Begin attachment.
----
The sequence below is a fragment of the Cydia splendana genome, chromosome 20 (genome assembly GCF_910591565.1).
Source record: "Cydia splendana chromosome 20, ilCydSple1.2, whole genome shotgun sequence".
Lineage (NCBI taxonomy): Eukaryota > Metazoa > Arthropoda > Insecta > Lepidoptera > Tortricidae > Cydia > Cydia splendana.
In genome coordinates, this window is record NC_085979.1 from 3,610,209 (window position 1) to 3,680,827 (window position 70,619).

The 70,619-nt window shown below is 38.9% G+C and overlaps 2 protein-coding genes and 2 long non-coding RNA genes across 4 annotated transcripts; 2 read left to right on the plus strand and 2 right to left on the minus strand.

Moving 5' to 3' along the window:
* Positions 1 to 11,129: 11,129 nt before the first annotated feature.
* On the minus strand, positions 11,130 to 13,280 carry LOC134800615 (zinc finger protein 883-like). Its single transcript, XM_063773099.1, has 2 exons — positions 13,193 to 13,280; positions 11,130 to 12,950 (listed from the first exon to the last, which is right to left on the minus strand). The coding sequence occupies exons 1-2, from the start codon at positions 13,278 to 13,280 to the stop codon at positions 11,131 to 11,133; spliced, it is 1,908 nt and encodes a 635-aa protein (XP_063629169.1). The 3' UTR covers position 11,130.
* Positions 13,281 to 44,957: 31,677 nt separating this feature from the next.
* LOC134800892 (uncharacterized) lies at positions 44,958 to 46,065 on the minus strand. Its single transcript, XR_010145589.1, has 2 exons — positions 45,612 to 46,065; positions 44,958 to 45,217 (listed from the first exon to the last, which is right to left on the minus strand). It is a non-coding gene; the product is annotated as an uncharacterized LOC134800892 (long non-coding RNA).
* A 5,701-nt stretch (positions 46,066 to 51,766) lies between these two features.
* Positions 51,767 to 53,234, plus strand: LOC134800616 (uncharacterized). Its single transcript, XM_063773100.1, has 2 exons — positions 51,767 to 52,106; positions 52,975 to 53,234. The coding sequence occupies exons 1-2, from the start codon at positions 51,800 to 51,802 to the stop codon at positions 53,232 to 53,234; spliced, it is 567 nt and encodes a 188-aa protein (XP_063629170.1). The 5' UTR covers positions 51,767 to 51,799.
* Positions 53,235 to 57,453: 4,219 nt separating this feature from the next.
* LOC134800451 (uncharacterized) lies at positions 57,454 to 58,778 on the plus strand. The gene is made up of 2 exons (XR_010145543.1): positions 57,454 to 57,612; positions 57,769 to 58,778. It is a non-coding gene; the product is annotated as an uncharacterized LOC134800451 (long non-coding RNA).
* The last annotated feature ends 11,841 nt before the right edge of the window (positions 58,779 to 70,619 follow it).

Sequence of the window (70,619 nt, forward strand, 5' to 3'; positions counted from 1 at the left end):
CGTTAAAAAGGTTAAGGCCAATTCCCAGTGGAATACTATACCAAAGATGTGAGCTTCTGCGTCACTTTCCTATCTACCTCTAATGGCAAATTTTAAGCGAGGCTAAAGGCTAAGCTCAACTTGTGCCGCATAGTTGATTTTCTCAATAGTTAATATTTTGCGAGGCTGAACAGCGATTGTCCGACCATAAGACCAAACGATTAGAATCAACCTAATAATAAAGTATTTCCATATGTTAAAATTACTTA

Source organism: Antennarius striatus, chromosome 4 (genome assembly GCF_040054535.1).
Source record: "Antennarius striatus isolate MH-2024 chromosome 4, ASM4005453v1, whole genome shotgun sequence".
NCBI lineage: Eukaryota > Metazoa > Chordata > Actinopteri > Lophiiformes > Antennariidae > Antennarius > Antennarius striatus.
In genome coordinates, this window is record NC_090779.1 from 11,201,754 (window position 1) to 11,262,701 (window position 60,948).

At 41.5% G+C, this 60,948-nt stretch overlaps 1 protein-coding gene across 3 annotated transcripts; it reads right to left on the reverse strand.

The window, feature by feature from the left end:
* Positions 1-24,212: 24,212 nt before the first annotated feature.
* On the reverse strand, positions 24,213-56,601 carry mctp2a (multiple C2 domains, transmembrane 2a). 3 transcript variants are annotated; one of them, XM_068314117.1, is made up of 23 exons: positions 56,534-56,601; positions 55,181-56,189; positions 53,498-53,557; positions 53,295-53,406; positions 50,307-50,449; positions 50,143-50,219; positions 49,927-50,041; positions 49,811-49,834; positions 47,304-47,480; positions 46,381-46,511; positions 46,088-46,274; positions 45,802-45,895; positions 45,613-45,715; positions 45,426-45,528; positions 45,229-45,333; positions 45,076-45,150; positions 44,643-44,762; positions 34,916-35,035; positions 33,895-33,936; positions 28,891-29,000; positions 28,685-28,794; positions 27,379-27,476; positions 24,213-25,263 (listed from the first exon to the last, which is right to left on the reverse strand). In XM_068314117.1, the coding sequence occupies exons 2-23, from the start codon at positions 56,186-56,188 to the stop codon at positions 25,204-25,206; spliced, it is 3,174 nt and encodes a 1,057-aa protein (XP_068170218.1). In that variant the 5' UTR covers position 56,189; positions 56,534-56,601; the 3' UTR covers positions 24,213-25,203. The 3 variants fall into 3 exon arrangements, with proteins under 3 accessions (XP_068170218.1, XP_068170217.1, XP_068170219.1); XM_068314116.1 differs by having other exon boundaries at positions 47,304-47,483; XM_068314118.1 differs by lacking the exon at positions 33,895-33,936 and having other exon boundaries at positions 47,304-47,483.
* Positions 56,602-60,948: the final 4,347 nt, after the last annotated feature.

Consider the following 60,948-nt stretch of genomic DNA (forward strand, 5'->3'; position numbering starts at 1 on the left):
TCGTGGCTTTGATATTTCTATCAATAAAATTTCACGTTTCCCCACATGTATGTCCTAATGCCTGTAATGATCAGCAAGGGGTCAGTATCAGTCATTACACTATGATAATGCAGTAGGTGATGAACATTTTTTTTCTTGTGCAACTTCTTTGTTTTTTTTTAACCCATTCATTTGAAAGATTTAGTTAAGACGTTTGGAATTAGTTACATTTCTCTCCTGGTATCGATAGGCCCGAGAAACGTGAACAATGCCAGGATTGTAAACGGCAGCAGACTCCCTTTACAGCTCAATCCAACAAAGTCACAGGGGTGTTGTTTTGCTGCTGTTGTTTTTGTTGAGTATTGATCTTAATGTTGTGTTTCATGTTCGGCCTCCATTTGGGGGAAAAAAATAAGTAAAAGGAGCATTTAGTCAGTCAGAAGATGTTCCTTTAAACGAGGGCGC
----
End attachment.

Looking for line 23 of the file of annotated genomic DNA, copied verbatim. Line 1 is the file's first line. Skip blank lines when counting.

The window, feature by feature from the left end: